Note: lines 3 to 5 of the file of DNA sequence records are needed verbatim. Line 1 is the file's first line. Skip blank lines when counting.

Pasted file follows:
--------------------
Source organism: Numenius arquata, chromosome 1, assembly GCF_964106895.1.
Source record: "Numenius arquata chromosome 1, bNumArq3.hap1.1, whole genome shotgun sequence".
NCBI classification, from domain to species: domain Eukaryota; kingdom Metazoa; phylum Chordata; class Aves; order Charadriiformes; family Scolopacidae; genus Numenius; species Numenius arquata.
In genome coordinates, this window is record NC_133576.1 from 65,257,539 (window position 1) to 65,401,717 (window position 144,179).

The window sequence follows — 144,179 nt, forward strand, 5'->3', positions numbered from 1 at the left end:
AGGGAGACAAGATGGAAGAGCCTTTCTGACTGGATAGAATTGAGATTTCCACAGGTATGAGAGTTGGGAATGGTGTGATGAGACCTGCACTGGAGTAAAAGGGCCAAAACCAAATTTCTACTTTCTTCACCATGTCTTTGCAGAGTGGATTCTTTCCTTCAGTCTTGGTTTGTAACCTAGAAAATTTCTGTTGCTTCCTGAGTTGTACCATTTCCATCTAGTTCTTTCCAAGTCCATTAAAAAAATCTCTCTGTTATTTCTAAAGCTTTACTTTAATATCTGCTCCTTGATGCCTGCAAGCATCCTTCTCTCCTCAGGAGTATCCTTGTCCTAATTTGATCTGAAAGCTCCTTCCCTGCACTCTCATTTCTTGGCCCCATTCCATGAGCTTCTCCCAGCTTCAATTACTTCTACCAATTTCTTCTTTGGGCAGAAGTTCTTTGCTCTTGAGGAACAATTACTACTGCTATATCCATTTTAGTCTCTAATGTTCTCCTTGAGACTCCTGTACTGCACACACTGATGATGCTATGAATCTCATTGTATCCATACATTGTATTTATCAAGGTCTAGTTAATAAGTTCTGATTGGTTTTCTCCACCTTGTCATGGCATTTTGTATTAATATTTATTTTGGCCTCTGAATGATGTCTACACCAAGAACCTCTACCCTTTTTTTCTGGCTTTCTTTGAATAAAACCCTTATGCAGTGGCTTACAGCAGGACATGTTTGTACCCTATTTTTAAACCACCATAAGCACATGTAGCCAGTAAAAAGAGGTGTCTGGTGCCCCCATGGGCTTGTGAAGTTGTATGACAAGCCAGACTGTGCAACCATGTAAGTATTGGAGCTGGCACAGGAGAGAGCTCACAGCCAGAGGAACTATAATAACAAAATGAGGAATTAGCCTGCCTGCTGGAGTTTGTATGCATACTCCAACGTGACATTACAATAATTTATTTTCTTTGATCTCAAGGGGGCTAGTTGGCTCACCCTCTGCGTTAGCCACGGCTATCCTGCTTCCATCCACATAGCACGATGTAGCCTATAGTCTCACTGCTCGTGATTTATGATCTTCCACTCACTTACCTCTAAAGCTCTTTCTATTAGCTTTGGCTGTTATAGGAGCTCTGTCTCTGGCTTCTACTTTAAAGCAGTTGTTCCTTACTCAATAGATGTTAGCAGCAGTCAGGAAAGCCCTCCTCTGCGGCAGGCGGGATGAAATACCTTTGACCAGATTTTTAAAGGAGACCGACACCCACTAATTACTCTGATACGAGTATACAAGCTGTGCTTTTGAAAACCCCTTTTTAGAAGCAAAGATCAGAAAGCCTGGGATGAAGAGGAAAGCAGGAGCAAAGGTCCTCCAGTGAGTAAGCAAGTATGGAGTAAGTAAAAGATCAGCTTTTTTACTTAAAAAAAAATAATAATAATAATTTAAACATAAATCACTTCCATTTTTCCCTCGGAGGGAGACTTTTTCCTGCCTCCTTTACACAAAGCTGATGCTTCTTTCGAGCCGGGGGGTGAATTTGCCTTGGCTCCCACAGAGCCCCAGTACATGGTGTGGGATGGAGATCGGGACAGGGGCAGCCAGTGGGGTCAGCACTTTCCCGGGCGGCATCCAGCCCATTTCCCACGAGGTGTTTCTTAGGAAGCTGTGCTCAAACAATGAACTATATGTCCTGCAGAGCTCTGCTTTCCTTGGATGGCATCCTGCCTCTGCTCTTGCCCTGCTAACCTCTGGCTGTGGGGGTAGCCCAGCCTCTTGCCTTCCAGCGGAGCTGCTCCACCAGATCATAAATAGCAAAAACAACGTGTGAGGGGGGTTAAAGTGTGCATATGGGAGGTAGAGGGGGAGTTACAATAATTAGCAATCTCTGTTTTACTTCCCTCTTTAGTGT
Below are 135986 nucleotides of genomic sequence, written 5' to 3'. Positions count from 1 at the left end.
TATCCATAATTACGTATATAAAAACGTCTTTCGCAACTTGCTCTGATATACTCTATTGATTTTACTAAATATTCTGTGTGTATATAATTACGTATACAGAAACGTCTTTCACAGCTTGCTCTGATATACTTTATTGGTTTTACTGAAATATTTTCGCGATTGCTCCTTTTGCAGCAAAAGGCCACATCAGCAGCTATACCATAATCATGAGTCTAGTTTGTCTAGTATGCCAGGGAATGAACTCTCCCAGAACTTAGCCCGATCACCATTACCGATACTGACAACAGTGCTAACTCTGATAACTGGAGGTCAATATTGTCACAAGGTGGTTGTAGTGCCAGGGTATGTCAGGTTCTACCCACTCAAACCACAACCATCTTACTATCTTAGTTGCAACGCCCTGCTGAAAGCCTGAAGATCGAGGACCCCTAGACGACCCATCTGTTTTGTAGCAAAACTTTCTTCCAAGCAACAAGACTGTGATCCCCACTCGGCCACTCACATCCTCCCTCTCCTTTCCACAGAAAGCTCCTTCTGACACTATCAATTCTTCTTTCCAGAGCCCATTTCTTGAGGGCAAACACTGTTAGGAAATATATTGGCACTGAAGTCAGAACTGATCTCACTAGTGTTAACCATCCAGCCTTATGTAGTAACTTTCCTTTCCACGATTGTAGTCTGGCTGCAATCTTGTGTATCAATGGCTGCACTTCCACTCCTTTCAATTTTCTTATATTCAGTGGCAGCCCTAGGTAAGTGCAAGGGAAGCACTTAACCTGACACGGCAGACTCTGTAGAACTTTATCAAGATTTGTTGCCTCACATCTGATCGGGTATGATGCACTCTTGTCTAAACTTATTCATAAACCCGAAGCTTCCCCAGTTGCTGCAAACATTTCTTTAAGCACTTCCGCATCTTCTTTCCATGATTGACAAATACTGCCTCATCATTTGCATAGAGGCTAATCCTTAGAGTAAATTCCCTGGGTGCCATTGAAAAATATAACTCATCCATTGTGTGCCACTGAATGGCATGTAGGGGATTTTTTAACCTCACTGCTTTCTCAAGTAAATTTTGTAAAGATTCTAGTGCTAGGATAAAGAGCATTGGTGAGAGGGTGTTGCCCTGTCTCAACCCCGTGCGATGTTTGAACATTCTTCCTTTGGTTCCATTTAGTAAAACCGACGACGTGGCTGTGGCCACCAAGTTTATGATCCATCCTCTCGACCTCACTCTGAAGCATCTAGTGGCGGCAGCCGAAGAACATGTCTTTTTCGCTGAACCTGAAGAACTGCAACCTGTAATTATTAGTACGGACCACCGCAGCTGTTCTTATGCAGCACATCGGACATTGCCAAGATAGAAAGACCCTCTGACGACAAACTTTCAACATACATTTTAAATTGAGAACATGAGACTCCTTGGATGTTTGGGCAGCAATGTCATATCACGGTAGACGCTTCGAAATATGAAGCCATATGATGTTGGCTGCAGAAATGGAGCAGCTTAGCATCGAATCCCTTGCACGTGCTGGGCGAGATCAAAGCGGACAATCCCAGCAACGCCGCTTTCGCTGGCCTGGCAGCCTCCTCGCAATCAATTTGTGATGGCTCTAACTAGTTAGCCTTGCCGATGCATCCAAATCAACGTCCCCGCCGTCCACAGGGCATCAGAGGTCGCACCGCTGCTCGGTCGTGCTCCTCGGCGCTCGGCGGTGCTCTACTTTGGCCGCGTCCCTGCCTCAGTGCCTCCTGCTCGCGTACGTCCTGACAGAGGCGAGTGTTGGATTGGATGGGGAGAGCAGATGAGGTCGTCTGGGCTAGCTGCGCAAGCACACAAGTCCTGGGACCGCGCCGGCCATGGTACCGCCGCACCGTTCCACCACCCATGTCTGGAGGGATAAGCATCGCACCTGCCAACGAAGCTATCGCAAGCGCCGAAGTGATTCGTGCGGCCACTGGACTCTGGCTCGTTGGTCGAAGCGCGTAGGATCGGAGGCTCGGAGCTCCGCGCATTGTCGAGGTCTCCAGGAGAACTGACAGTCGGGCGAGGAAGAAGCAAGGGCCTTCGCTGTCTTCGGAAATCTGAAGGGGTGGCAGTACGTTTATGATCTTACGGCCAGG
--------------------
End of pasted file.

NCBI classification, from domain to species: domain Eukaryota; kingdom Metazoa; phylum Chordata; class Aves; order Charadriiformes; family Scolopacidae; genus Numenius; species Numenius arquata.
In genome coordinates, this window is record NC_133576.1 from 65,257,539 (window position 1) to 65,401,717 (window position 144,179).

The window sequence follows — 144,179 nt, forward strand, 5'->3', positions numbered from 1 at the left end: